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Maltodextrin is a polysaccharide (many carbohydrates joined together in a molecular chain) that is used as a food additive. It is produced from vegetable starch by partial hydrolysis and is usually found as a white hygroscopic spray-dried powder. Maltodextrin is easily digestible, being absorbed as rapidly as glucose and may be either moderately sweet or almost flavorless (depending on the degree of polymerisation).
|Free soluble or readily dispersible in water|
|Solubility||slightly soluble to insoluble in anhydrous alcohol|
|NFPA 704 (fire diamond)|
Except where otherwise noted, data are given for materials in their standard state (at 25 °C [77 °F], 100 kPa).
|what is ?)(|
Maltodextrin consists of D-glucose units connected in chains of variable length. The glucose units are primarily linked with α(1→4) glycosidic bonds. Maltodextrin is typically composed of a mixture of chains that vary from three to 17 glucose units long.
Maltodextrins are classified by DE (dextrose equivalent) and have a DE between 3 and 20. The higher the DE value, the shorter the glucose chains, the higher the sweetness, the higher the solubility, and the lower heat resistance. Above DE 20, the European Union's CN code calls it glucose syrup; at DE 10 or lower the customs CN code nomenclature classifies maltodextrins as dextrins.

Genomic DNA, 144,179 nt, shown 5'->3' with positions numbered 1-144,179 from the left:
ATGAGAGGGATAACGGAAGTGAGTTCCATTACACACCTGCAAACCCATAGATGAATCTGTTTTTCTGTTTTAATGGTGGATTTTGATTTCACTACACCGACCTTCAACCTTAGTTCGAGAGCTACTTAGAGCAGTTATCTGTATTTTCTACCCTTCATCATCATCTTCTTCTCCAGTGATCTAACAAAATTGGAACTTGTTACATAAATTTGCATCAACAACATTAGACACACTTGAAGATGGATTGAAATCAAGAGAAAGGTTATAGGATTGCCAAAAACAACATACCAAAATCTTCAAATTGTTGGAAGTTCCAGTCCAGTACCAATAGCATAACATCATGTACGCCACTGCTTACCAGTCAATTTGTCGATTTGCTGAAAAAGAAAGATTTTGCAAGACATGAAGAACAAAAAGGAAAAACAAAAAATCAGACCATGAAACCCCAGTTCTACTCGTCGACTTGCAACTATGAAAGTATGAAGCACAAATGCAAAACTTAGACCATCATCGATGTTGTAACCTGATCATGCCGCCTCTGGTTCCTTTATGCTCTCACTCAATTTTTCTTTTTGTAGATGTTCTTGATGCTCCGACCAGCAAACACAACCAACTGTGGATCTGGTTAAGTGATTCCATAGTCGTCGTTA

Maltodextrin can be enzymatically derived from any starch. In the US, this starch is usually corn; in Europe, it is common to use wheat. In the European Union, wheat-derived maltodextrin is exempt from labeling, as set out in Annex II of EC Directive No 1169/2011. In the United States, however, it is not exempt from allergen declaration per the Food Allergen Labeling and Consumer Protection Act, and its effect on a voluntary gluten-free claim must be evaluated on a case-by-case basis per the applicable Food and Drug Administration policy.
Maltodextrin is used to improve the mouthfeel of food and beverage products. It is also used in some snacks such as potato chips and jerky. It is used in "light" peanut butter to reduce the fat content but keep the texture. Maltodextrin is also sometimes taken as a dietary supplement by athletes in powder form, gel packets, or energy drinks.
Maltodextrin is used as an inexpensive additive to thicken food products such as infant formula. It is also used as a filler in sugar substitutes and other products. Maltodextrin has a glycemic index ranging from 85 to 105.
Maltodextrin is used as a horticultural insecticide both in the field and in greenhouses. It has no physiological or biochemical action. Its efficacy is based upon spraying a 50% solution upon the pest insects whereupon the solution dries, blocks the insects' spiracles and causes death by asphyxiation.
- "Reference Tables: Description and Solubility - M". US Pharmacopeia.
- Denise L. Hofman, Vincent J. van Buul, Fred J. P. H. Brouns (2016). "Nutrition, Health, and Regulatory Aspects of Digestible Maltodextrins". Crit Rev Food Sci Nutr. 56 (12): 2091–2100. doi:10.1080/10408398.2014.940415. PMC 4940893. PMID 25674937.CS1 maint: uses authors parameter (link)
- "REGULATION (EU) No 1169/2011 OF THE EUROPEAN PARLIAMENT AND OF THE COUNCIL". Annex II, Directive No. 1169/2011 of 25 October 2011. Retrieved 4 Apr 2016.
- "Maltodextrin: The Time and Place for High Glycemic Carbohydrates".
- Media related to Maltodextrin at Wikimedia Commons